Guaraní(redirected from Guaraní Indians)
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Guaraní(gwäränē`), indigenous group living in the eastern lowland area of South America, related to the Tupí of the Rio São Francisco and the TupinambáTupinambá,
a people living in the eastern lowland area of South America, related to the Tupí of the Rio São Francisco and the Guaraní of Paraguay and adjacent portions of Brazil and Argentina.
..... Click the link for more information. on the Atlantic coast. The Guaraní language is currently spoken by some 6 million people in Paraguay (where it is widely spoken and an official language) and in adjacent portions of Argentina, Brazil, and Bolivia. At the time of the Spanish conquest (16th cent.), the Guaraní lived in settlements consisting of four to eight large communal dwellings, each of which accommodated 100 people or more. Chiefs resided patrilocally, but other men lived in their wives' houses and performed bride-service. They depended primarily on intensive agriculture supplemented by fishing, hunting, and gathering; the staple crops were corn and manioc. Men cleared fields that women tilled. Although their material culture was not advanced, Guaraní songs, dances, and myths constituted a rich body of folklore. Their religion was based on an impressive and elaborate mythology. The shaman was believed to possess supernatural powers that allowed him to ward off evil and cure sickness. The Guaraní survived initial contact with rapacious conquistadors because Paraguay lay apart from the main routes of Spanish trade and influence. Early Jesuit missionaries established the historically controversial system of reductionsreductions,
Span. reducciones, settlements of indigenous peoples in colonial Latin America, founded (beginning in 1609) to utilize efficiently native labor and to teach the natives the ways of Spanish life.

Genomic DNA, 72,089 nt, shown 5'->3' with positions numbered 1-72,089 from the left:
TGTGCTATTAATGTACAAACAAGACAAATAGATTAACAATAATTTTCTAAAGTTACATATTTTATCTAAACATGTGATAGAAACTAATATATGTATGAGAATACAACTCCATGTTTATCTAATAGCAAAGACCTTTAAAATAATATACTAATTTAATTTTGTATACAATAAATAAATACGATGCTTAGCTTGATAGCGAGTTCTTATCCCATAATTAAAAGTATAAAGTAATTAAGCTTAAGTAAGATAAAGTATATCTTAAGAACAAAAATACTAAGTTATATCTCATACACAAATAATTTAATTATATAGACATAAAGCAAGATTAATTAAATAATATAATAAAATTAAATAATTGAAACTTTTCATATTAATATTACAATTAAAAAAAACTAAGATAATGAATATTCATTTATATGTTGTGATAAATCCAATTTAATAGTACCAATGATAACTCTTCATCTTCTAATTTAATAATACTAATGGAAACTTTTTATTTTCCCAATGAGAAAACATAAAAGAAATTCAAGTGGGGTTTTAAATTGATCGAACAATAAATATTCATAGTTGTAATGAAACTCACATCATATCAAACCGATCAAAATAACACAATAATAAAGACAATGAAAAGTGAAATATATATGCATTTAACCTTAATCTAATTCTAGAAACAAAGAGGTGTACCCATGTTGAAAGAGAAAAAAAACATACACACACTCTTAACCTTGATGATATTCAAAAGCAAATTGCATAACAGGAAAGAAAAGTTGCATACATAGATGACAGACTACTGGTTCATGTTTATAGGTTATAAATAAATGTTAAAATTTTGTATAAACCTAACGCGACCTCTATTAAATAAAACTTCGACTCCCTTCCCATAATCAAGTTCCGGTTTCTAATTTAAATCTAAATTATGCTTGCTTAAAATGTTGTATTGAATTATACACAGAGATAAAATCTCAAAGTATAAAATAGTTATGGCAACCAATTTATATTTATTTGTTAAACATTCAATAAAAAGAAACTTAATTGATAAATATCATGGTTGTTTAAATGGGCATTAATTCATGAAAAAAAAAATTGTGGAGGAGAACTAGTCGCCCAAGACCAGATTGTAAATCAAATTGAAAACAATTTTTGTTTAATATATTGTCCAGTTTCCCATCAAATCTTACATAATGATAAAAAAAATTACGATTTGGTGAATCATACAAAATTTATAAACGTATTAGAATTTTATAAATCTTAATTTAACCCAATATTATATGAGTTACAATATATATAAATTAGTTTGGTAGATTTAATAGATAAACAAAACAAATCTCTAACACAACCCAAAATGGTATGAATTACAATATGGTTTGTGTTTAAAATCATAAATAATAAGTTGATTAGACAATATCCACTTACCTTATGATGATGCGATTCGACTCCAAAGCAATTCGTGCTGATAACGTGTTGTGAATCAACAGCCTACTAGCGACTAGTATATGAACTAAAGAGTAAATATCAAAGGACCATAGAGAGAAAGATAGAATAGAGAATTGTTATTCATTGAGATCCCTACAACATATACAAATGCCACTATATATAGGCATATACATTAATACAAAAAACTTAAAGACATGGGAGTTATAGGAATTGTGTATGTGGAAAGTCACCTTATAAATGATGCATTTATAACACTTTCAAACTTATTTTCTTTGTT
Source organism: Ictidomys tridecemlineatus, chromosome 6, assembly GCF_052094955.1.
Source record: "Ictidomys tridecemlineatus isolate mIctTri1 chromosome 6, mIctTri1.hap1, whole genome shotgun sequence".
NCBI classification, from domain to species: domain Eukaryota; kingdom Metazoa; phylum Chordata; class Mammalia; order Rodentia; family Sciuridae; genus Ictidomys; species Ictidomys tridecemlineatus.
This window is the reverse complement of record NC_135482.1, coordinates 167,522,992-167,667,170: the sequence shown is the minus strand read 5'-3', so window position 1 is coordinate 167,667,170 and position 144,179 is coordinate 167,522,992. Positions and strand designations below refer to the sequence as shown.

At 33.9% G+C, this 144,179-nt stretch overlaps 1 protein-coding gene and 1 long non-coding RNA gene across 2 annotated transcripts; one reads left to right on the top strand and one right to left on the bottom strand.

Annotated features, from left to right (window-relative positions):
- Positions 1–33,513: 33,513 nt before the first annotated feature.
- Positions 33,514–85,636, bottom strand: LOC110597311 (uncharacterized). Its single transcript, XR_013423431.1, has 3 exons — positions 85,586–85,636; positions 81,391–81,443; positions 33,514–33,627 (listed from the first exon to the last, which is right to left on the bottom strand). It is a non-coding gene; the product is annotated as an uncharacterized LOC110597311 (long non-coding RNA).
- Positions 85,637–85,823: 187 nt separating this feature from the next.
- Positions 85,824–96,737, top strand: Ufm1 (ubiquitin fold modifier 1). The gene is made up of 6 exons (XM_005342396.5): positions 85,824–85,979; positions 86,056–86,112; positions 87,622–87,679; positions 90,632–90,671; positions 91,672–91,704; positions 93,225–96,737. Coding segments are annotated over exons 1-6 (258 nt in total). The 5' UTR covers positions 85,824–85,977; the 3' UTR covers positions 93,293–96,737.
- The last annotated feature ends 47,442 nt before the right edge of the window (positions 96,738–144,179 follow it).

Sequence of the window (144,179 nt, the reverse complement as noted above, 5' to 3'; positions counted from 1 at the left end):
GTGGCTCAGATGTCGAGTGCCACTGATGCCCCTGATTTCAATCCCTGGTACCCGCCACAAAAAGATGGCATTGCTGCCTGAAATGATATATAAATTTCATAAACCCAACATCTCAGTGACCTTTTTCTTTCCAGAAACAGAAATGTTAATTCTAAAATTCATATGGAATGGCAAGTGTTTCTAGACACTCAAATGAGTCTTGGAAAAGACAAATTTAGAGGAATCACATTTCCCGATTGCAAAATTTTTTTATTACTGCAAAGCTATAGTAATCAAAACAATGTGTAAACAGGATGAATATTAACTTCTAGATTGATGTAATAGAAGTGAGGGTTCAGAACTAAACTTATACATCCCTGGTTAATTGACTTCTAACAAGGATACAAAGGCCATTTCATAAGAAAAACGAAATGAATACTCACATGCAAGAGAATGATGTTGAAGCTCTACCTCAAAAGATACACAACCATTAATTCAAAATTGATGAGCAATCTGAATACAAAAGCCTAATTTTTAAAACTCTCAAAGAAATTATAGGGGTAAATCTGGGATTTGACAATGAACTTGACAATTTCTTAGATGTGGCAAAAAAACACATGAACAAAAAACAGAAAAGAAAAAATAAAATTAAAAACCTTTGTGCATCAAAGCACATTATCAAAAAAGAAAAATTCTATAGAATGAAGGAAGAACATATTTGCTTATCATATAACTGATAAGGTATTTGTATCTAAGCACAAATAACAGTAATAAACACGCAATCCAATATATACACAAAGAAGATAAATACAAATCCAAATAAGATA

..... Click the link for more information. , which (for a short time) protected them from the slave-trade, and hispanicized them. Surviving Guaraní continue to practice communal agriculture in some rural areas and Guaraní culture has had a strong influence on present-day Paraguayan musical folklore.
a South American Indian language (spoken by the Caingua. Guayaqui, Apapocuva, Ivapare, Guayana, Chane, Chiriguano, and other tribes), which belongs to the Tupi-Guarani family of languages. Before the colonization of South America (16th century), it was spoken over the territory of what is now Brazil, Paraguay, and northern Argentina. The Guarani language forms the basis of the so-called common language (lingua geral), that to this day serves as a means of intertribal communication among the Indians of South America. It has been subjected to the influence of the Spanish and Portuguese languages since the 16th century. In Paraguay missionaries continued to use Guarani and compiled several dictionaries and grammars based on the Roman alphabet, thus contributing to the survival of the language. In present-day Paraguay, Spanish js the official state language, although Guarani is spoken by approximately 80 percent of the population, and newspapers and books are published in the language.
REFERENCESCornelsen. E. Lingua Guarani. Rio de Janeiro. 1937.
Ayrosa. P. “Apontamentos para a bibliografia da lingua Tupi-Guarani.” Universidade de Säo Paulo, bulletin no. 4. 1943.
Jover Peralta, A., and T. Osuna. Diccionario guaraní-español. Buenos Aires .